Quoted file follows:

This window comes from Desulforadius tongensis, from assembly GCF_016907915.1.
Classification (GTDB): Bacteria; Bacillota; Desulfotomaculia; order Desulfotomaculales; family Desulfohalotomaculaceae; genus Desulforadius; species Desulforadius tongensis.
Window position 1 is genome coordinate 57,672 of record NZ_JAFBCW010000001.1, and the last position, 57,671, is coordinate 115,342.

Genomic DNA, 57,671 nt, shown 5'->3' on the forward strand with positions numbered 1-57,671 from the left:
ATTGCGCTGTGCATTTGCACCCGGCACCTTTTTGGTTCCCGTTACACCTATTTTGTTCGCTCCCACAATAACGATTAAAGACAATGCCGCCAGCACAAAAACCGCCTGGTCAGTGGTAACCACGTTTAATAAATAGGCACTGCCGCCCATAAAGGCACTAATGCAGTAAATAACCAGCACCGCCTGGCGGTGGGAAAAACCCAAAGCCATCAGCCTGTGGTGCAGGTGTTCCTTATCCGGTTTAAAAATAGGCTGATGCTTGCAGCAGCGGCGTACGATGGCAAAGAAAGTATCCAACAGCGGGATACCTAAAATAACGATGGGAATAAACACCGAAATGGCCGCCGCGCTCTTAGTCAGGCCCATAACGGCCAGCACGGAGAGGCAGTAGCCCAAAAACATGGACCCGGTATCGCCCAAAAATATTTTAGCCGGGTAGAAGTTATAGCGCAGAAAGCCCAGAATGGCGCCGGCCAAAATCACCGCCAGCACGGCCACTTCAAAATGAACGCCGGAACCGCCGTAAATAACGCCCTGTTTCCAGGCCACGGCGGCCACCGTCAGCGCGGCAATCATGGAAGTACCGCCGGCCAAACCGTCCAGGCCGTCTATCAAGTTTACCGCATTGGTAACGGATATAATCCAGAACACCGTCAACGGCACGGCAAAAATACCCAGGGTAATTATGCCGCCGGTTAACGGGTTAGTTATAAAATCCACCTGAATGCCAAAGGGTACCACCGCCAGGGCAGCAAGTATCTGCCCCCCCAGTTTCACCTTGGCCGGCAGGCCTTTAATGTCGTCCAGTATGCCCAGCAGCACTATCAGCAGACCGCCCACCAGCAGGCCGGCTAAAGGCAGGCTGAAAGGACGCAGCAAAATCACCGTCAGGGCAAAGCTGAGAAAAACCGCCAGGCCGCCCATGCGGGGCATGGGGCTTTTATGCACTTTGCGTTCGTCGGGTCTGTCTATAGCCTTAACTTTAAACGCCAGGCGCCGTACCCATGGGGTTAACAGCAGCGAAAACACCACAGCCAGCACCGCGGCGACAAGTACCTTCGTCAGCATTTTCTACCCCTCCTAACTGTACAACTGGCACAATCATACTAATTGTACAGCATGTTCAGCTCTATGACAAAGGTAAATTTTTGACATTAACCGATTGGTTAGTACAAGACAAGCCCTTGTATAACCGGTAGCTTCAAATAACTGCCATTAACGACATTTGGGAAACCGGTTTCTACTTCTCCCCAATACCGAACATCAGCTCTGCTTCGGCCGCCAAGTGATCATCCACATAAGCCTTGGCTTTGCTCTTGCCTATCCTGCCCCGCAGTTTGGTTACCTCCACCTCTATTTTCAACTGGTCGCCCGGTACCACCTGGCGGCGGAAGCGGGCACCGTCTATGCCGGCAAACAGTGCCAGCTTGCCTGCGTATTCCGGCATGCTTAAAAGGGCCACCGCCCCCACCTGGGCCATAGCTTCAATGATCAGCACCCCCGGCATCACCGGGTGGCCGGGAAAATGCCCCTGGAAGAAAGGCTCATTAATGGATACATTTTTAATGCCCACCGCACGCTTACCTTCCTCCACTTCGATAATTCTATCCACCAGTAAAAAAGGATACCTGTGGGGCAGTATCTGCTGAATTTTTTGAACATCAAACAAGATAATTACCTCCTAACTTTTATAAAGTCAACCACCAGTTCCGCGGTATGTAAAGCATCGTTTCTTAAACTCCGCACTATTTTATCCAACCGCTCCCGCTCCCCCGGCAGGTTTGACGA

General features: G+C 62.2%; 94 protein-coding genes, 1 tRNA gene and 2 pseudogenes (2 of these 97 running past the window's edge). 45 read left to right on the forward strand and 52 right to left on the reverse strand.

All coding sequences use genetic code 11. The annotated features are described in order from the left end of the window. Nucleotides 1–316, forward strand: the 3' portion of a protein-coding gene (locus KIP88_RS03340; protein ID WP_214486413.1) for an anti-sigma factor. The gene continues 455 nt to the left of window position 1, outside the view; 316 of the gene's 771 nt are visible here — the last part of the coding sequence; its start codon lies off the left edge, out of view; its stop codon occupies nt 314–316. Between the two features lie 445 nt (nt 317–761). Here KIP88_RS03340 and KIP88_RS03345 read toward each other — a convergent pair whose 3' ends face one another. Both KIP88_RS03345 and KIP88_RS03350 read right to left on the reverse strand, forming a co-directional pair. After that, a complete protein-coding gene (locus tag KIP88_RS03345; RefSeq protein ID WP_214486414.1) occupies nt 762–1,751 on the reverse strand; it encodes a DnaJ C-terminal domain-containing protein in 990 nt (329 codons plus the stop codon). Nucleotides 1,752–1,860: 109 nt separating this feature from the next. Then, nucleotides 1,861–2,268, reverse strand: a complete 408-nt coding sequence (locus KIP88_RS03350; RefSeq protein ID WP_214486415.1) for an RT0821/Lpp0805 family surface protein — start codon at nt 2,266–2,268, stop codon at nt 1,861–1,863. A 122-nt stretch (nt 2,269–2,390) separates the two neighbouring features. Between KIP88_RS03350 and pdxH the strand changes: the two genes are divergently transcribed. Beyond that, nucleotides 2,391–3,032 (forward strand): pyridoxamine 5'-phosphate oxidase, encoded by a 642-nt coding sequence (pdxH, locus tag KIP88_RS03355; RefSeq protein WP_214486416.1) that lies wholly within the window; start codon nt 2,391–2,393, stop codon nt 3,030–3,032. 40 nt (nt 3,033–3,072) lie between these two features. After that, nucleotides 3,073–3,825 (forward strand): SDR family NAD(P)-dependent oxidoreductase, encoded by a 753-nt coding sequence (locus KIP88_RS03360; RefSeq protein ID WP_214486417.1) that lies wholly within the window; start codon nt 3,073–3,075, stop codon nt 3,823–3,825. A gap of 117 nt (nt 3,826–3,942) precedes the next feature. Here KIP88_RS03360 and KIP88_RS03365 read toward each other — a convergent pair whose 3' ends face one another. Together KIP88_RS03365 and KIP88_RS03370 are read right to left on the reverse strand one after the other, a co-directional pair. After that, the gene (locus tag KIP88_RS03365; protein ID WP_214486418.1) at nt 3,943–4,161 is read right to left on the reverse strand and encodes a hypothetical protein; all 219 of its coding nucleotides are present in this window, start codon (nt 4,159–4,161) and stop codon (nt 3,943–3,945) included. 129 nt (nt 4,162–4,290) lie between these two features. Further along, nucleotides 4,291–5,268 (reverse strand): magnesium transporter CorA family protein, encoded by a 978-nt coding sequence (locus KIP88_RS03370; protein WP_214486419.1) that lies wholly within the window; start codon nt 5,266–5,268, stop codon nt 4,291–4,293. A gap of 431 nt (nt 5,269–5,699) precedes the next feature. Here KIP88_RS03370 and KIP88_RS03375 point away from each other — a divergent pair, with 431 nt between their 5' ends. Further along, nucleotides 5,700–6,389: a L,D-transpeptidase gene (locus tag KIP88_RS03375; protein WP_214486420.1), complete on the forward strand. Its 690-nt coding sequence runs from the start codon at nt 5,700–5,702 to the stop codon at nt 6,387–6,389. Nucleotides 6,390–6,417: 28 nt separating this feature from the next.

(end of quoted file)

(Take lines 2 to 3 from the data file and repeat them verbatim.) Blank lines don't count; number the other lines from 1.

Classification (GTDB): Bacteria; Bacillota; Desulfotomaculia; order Desulfotomaculales; family Desulfohalotomaculaceae; genus Desulforadius; species Desulforadius tongensis.
Window position 1 is genome coordinate 57,672 of record NZ_JAFBCW010000001.1, and the last position, 57,671, is coordinate 115,342.